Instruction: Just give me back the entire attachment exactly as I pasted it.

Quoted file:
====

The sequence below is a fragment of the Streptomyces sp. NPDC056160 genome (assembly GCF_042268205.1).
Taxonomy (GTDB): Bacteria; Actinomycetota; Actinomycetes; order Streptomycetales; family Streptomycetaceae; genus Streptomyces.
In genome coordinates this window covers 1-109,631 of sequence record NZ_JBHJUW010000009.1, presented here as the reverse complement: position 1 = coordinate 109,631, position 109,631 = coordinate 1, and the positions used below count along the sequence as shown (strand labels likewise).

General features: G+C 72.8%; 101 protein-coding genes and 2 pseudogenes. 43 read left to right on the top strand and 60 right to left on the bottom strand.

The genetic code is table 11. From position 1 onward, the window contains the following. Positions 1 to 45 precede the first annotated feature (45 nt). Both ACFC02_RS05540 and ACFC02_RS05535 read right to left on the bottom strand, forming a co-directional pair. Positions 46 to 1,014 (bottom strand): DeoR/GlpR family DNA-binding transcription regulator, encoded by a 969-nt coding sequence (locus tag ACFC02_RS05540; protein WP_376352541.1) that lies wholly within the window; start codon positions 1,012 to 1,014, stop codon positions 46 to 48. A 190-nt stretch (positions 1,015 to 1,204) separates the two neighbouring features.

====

The sequence below is a fragment of the Streptomyces sp. NPDC056160 genome (assembly GCF_042268205.1).
Taxonomy (GTDB): Bacteria; Actinomycetota; Actinomycetes; order Streptomycetales; family Streptomycetaceae; genus Streptomyces.
In genome coordinates this window covers 1-109,631 of sequence record NZ_JBHJUW010000009.1, presented here as the reverse complement: position 1 = coordinate 109,631, position 109,631 = coordinate 1, and the positions used below count along the sequence as shown (strand labels likewise).

General features: G+C 72.8%; 101 protein-coding genes and 2 pseudogenes. 43 read left to right on the top strand and 60 right to left on the bottom strand.

The genetic code is table 11. From position 1 onward, the window contains the following. Positions 1 to 45 precede the first annotated feature (45 nt). Both ACFC02_RS05540 and ACFC02_RS05535 read right to left on the bottom strand, forming a co-directional pair. Positions 46 to 1,014 (bottom strand): DeoR/GlpR family DNA-binding transcription regulator, encoded by a 969-nt coding sequence (locus tag ACFC02_RS05540; protein WP_376352541.1) that lies wholly within the window; start codon positions 1,012 to 1,014, stop codon positions 46 to 48. A 190-nt stretch (positions 1,015 to 1,204) separates the two neighbouring features.